Psychology or Action?

Hey Scott, long time etc etc etc etc


I was watching two matches the other day in my ongoing attempts to educate myself on Puro, and I stumbled upon some very interesting points about wrestling in general I wanted the blog to chew on while watching a pair of Joshi matches. One match featured Megumi Kudo vs Aja Kong, the other was an Explosive Barbwire match between the same Kudo and Combat Toyoda. (Links are http://www.youtube.com/watch?v=kiBfx9yqZUU and http://www.youtube.com/watch?v=HBW-Nwxwqps respectively)

The Kong v Kudo match was pretty entertaining, as Aja Kong is an awesome, high-caliber Vader/Samoa Joe style worker with a great skillset, blending well with the typical JOSHI FIGHTING SPIRIT~! of Kudo. However, there was some stuff in that match that bugged the hell out of me, namely a parity sequence at the start involving the wiry Kudo and the butch, dangerous-looking Kong. I thought it'd make a hell of a lot more sense to have a storyline of "Kong maims Kudo. Kudo gets brief comeback. Kong shrugs it off, resumes acting like total destructive monster heel by maiming Kudo more." would work. Then, Kudo used a series of armbars to neutralize the spinning backfist, Kong's finisher. Sound psychology, but they had Kong sell the armbars, which made no sense cause Kong, while a good seller, looks like a total monster that shouldn't feel pain from a glorified resthold. She then proceeded to do the finisher something like 6 times anyways with the bad arm for the eventual win, thus nullifying the whole point of doing the armbars.

Then, the other match came along, the Explosive Barbwire match, which was totally different despite featuring someone similar to Kong in Toyoda being Kudo's opponent. A lot of stalling was involved, and there were some rather simple spots like a test of strength, knuckle lock and irish whips where they tried to shove each other into the barbed wire in order to cause major damage to their opponent. This match, by contrast, told a really excellent story, in that both were trying to use their brain and simpler techniques to get their opponent into the Barbed wire, but the action was subpar, until they built to a hot finish leading to Toyoda kicking out of a very scary botched neck-drop powerbomb which would've left her wheelchair-bound in any other universe, then almost getting hurt again with a Vertebreaker for the pin.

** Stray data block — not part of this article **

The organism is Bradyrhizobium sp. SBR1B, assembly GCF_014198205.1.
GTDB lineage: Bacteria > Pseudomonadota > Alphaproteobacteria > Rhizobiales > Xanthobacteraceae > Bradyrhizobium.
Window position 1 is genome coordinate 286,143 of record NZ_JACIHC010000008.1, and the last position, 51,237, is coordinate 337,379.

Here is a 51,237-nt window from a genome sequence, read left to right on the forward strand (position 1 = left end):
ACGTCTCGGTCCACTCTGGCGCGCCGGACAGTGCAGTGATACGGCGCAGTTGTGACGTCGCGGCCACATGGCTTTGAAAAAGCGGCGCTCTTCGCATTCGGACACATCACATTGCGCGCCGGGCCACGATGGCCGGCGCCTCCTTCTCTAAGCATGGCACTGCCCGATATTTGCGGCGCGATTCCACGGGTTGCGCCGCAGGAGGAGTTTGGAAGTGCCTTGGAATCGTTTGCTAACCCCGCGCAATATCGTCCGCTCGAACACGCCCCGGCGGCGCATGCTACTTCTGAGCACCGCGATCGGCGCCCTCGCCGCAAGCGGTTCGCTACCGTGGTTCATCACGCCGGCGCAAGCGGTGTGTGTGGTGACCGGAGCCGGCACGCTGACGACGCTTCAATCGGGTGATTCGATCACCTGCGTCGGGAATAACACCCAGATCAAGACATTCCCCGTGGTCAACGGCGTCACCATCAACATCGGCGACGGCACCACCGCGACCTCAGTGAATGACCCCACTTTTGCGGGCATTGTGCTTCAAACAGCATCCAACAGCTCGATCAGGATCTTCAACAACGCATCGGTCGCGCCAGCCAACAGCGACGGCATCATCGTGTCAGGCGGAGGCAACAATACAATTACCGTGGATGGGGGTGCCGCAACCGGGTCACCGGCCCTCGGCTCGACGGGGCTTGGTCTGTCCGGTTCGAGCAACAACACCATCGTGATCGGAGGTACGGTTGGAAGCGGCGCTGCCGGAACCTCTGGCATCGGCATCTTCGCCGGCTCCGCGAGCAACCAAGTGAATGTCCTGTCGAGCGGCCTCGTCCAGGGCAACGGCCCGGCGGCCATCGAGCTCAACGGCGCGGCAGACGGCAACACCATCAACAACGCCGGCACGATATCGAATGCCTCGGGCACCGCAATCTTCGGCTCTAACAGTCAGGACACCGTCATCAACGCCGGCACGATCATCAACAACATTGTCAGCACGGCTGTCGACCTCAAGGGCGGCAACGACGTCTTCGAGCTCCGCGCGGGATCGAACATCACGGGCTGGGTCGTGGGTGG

I liked both matches though, which got me to thinking: Obviously, the best matches include both a quality story being told by the participants in the ring and solid, high-caliber action to build the story up. But really, which one is more important to have in a match? Is it sometimes better to have a match with jaw-dropping action but no real flow to it, or is it better to have a slow, methodical match that tells a strong story? Is less sometimes more when it comes to the point you want to convey to the audience with your booking?

Yeah, that's a toughie.  I think it comes down to knowing your audience and adjusting based on their needs, rather than doing the same thing for everyone. For me personally, sometimes I have patience to watch Randy Orton working a headlock for 15 minutes on John Cena, and sometimes I don't.  Mostly I don't.  So even by individual fans, reactions can vary wildly.  I'd like to think it's "safer" to err on the side of having a crazy action-packed match that can at least disguise weaknesses, but by the same token when something like that doesn't mesh it can go wrong FAST.  However, if you're actually trying to tell a story to the audience, it is often better to do something slower and more deliberate.  
What I'm saying is that wrestling is a very very tricky artform to master, especially with the variable of giant crowds of fickle fans sometimes changing plans that people had.  That's likely no help whatsoever, but that's what I got for you.